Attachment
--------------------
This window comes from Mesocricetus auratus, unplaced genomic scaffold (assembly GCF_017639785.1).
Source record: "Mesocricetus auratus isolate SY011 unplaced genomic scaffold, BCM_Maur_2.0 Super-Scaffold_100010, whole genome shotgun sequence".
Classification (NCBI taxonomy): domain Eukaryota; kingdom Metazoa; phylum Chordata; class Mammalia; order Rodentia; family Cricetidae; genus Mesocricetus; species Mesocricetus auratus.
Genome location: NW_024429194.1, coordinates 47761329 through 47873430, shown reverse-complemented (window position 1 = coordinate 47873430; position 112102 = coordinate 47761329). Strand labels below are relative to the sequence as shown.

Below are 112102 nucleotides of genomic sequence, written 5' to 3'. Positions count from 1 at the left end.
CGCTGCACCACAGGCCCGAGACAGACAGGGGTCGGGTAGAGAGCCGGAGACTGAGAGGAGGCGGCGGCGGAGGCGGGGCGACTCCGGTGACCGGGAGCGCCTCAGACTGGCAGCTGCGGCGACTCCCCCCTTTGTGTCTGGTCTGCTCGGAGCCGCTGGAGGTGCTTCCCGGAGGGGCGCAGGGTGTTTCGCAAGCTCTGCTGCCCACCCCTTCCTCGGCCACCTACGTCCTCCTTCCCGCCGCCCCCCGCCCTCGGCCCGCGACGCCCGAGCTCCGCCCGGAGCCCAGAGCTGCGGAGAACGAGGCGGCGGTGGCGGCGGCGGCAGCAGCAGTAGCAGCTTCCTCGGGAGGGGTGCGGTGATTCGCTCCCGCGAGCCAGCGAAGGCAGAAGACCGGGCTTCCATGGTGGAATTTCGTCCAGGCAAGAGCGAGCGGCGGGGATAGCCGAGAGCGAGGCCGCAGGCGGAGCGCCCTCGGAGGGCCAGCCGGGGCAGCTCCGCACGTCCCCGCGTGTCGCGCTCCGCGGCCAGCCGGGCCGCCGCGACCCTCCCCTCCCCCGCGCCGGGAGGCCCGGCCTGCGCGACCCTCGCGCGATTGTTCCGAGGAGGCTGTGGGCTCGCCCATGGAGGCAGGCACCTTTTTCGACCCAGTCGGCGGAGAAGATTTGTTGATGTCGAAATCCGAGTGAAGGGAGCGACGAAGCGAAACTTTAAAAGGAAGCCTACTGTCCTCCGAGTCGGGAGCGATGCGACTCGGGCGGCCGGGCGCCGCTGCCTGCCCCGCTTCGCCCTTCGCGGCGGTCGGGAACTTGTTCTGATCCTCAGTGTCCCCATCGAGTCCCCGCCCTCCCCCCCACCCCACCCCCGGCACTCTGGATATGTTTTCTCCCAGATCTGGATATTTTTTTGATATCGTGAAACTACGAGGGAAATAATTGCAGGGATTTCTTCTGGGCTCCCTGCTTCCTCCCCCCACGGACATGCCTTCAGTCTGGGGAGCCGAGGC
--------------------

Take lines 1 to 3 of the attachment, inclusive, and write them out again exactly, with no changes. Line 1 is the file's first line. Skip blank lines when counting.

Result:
This window comes from Mesocricetus auratus, unplaced genomic scaffold (assembly GCF_017639785.1).
Source record: "Mesocricetus auratus isolate SY011 unplaced genomic scaffold, BCM_Maur_2.0 Super-Scaffold_100010, whole genome shotgun sequence".
Classification (NCBI taxonomy): domain Eukaryota; kingdom Metazoa; phylum Chordata; class Mammalia; order Rodentia; family Cricetidae; genus Mesocricetus; species Mesocricetus auratus.